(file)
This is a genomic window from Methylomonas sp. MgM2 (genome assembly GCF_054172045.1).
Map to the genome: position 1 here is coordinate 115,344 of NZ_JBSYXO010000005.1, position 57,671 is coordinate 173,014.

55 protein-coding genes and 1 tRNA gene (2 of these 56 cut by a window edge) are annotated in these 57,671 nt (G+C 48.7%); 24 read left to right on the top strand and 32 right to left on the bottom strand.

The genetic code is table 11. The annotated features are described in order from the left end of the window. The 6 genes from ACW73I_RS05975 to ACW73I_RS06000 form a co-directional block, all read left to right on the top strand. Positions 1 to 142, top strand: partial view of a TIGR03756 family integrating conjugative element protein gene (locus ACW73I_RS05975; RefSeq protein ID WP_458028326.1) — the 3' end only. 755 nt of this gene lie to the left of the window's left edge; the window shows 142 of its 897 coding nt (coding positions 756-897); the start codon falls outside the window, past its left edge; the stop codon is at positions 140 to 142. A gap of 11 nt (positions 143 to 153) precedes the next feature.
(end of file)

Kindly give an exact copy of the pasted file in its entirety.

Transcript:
This is a genomic window from Methylomonas sp. MgM2 (genome assembly GCF_054172045.1).
Map to the genome: position 1 here is coordinate 115,344 of NZ_JBSYXO010000005.1, position 57,671 is coordinate 173,014.

55 protein-coding genes and 1 tRNA gene (2 of these 56 cut by a window edge) are annotated in these 57,671 nt (G+C 48.7%); 24 read left to right on the top strand and 32 right to left on the bottom strand.

The genetic code is table 11. The annotated features are described in order from the left end of the window. The 6 genes from ACW73I_RS05975 to ACW73I_RS06000 form a co-directional block, all read left to right on the top strand. Positions 1 to 142, top strand: partial view of a TIGR03756 family integrating conjugative element protein gene (locus ACW73I_RS05975; RefSeq protein ID WP_458028326.1) — the 3' end only. 755 nt of this gene lie to the left of the window's left edge; the window shows 142 of its 897 coding nt (coding positions 756-897); the start codon falls outside the window, past its left edge; the stop codon is at positions 140 to 142. A gap of 11 nt (positions 143 to 153) precedes the next feature.